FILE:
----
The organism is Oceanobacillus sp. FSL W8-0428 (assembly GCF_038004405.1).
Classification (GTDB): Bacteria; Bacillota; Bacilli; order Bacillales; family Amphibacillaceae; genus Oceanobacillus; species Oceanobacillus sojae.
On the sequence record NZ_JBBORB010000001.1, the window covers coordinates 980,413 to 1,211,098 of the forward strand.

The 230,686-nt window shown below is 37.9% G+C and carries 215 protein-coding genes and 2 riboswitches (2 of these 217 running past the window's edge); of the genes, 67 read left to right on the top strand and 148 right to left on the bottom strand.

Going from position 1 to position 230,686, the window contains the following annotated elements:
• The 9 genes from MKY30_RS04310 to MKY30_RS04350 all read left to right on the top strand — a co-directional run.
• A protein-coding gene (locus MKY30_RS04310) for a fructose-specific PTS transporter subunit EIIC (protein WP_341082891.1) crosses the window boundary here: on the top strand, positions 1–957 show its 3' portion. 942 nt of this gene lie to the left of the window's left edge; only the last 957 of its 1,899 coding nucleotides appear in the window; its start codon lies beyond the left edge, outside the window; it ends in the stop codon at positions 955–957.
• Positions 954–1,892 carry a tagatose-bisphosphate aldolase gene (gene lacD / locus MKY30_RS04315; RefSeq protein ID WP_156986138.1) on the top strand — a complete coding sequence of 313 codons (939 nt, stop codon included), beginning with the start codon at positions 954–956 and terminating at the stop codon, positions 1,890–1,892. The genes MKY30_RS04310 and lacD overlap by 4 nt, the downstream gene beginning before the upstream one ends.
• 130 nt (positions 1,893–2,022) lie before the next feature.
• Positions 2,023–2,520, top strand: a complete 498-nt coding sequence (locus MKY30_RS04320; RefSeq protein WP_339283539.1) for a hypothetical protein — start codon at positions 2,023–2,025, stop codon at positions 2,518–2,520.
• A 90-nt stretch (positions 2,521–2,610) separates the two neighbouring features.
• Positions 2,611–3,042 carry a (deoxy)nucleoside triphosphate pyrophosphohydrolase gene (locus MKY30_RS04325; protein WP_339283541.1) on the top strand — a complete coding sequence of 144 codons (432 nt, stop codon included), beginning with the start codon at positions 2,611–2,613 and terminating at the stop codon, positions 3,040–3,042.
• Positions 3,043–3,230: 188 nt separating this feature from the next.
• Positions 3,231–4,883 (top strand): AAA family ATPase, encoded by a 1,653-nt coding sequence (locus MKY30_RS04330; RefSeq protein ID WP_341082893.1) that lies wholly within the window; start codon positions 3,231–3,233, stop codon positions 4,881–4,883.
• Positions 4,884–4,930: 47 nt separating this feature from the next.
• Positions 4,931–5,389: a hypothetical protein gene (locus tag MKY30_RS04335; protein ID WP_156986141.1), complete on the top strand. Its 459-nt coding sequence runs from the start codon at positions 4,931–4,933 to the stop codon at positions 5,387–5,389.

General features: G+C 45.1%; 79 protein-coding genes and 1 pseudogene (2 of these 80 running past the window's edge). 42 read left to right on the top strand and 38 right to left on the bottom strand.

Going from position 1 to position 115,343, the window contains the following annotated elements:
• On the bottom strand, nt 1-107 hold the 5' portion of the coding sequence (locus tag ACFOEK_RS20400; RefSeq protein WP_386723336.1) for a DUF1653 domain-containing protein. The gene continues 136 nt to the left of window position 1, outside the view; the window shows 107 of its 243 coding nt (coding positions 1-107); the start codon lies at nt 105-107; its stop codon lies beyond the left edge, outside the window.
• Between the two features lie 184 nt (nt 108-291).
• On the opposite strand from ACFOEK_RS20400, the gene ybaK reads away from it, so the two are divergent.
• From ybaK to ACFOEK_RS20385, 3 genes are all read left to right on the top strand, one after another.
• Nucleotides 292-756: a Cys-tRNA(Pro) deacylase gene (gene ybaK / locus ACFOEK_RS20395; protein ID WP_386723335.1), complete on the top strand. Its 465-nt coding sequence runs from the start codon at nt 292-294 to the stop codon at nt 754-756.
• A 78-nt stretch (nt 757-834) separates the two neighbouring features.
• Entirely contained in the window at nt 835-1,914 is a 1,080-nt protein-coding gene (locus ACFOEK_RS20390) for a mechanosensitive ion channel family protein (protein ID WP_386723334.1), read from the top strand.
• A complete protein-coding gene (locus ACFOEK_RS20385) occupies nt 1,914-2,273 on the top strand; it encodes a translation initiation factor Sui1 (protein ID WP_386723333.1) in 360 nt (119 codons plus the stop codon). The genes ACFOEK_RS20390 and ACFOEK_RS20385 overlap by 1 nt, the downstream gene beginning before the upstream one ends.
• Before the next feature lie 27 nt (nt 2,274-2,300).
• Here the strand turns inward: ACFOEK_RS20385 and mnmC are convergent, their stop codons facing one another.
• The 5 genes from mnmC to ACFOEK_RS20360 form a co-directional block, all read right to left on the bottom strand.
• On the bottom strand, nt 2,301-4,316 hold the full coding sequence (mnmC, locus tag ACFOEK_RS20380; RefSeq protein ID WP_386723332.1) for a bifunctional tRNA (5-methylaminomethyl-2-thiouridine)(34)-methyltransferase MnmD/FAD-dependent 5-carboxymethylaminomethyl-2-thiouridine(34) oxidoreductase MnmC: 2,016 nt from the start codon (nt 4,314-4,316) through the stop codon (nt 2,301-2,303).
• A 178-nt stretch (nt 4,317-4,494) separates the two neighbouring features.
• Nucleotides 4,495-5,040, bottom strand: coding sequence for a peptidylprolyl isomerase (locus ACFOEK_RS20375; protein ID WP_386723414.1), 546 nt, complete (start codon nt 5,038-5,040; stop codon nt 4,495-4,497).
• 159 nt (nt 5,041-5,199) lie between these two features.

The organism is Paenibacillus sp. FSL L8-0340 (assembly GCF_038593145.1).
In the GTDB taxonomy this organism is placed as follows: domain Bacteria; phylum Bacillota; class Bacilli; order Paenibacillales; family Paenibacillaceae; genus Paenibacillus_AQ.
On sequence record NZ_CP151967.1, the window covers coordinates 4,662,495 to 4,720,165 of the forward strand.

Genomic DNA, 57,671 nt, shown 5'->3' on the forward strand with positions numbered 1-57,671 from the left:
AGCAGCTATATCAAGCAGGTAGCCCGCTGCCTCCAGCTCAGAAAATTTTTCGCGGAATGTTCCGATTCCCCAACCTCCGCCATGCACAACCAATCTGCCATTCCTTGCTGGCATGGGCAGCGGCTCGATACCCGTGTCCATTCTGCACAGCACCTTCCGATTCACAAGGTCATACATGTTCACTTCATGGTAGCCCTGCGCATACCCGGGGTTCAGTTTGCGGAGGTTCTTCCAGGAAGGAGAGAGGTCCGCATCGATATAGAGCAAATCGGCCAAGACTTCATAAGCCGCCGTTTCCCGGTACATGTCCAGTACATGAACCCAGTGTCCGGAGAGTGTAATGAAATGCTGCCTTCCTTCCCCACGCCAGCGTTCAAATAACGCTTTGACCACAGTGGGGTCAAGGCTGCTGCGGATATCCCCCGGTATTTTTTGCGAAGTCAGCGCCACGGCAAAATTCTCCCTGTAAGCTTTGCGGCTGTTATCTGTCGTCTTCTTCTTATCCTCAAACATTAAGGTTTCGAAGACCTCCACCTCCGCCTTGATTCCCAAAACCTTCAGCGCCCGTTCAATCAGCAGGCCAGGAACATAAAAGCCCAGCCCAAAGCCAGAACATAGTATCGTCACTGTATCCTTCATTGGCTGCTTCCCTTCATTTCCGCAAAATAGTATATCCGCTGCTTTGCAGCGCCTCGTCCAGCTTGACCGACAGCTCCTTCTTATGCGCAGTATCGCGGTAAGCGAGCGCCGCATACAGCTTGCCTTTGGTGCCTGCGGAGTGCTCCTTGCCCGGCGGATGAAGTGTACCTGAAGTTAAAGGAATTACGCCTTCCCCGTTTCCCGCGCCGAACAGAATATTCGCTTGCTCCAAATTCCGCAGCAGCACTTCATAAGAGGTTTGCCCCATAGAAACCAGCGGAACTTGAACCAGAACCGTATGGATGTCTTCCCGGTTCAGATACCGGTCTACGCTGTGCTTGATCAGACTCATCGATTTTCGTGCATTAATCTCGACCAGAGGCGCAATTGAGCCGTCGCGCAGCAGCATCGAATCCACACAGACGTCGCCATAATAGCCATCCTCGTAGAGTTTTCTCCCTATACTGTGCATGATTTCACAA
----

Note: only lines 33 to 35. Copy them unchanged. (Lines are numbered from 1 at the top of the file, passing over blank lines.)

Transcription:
• 159 nt (nt 5,041-5,199) lie between these two features.

The organism is Paenibacillus sp. FSL L8-0340 (assembly GCF_038593145.1).
In the GTDB taxonomy this organism is placed as follows: domain Bacteria; phylum Bacillota; class Bacilli; order Paenibacillales; family Paenibacillaceae; genus Paenibacillus_AQ.